Who wants a museum to Edward Heath?





There is discontent brewing in the tranquil waters of The Close, Salisbury. For some time before his death, Sir Edward Heath let it be known that he would leave his beautiful house there, Arundells, to a trust. In due course, Arundells would be opened to the public as a museum to his own life and work. The day is fast approaching. Mr James Elder, a former secretary to the great man, confided in hushed tones that "it will be as Sir Edward left it - that was his wish." It will open, he hoped, in July.

Not everyone, however, is very keen on the prospect. The Close Preservation society disapproves of the building being turned over to non-residential use, perhaps envisaging crowds of Sir Edward's admirers arriving in hired coaches to shatter the peace. Perhaps they hadn't read the details of the proposed museum's highlights. They include two vases given to Sir Edward by Chairman Mao, two portraits of Churchill and, oh, ever so many other things.

Sir Edward Heath was a great one for "letting it be known" and beginning letters "My attention has recently been drawn" - translations, "going about telling people" and "I've just read". He was not known for a lack of a sense of his own achievement. Even so, one could not have predicted that he would seriously think it worthwhile leaving a museum commemorating himself to the nation. I can console members of the Close Preservation Society; their tranquillity will surely go undisturbed by mobs of Heathite fanatics.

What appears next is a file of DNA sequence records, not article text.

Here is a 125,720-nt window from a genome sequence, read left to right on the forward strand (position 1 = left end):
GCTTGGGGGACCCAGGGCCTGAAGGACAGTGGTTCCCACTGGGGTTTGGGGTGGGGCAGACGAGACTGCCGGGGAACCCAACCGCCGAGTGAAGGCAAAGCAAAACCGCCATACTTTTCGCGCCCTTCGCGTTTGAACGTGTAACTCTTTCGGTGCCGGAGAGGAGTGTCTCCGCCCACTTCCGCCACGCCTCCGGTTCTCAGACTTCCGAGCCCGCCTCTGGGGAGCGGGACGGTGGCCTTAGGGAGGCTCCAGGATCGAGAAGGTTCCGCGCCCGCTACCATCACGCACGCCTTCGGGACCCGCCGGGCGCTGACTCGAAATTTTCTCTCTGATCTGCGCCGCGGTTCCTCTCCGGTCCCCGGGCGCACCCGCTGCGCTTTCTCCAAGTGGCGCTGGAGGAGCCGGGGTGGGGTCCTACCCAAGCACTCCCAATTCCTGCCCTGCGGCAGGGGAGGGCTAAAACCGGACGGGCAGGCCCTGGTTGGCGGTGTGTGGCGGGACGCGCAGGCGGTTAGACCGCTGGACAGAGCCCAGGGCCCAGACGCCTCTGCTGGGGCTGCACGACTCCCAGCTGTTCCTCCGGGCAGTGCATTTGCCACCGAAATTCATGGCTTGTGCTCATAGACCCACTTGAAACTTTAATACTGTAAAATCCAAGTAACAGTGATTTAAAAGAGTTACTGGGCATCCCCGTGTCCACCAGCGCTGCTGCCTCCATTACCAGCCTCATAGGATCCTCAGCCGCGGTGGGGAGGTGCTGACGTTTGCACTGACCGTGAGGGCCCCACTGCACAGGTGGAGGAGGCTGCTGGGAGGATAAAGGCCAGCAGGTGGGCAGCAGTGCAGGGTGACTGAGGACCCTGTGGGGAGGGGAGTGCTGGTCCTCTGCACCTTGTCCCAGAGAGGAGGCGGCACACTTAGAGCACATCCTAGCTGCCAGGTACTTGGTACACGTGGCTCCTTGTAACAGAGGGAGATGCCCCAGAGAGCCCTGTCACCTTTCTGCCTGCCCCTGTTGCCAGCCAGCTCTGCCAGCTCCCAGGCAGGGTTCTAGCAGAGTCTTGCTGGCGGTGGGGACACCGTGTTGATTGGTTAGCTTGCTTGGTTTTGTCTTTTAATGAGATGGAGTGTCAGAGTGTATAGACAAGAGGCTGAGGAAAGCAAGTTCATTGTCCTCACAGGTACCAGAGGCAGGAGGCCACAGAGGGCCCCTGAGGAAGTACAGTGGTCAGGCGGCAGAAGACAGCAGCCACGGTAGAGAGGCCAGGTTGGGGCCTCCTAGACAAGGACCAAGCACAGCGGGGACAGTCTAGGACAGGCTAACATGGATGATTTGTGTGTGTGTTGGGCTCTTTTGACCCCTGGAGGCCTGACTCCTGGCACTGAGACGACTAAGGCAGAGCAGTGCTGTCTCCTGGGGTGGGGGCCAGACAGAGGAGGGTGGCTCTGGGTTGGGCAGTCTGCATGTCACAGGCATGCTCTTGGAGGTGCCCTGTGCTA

Heath forged links with Mao, and will be remembered as the prime minister who took Britain into Europe, but otherwise ran a fairly disastrous administration from 1970 to 1974. He instigated one of the most catastrophic policy U-turns in history, and allowed his government to collapse in shame and disgrace. He was legendarily rude in person, ended his career in a three-decade sulk, was almost always wrong about everything, and lost three out of the four general elections he contested. One might think the record was one to inspire a posthumous silence.

What he must have been thinking about, however, was the habit of American presidents of endowing presidential libraries after they step down. The libraries, often with a reverential museum attached, contain the president's papers and can be useful centres of research, or not much visited. Every American president since Roosevelt has done this, even Nixon, although his papers are in the national archives for obvious reasons.

That has never been the British practice. ....



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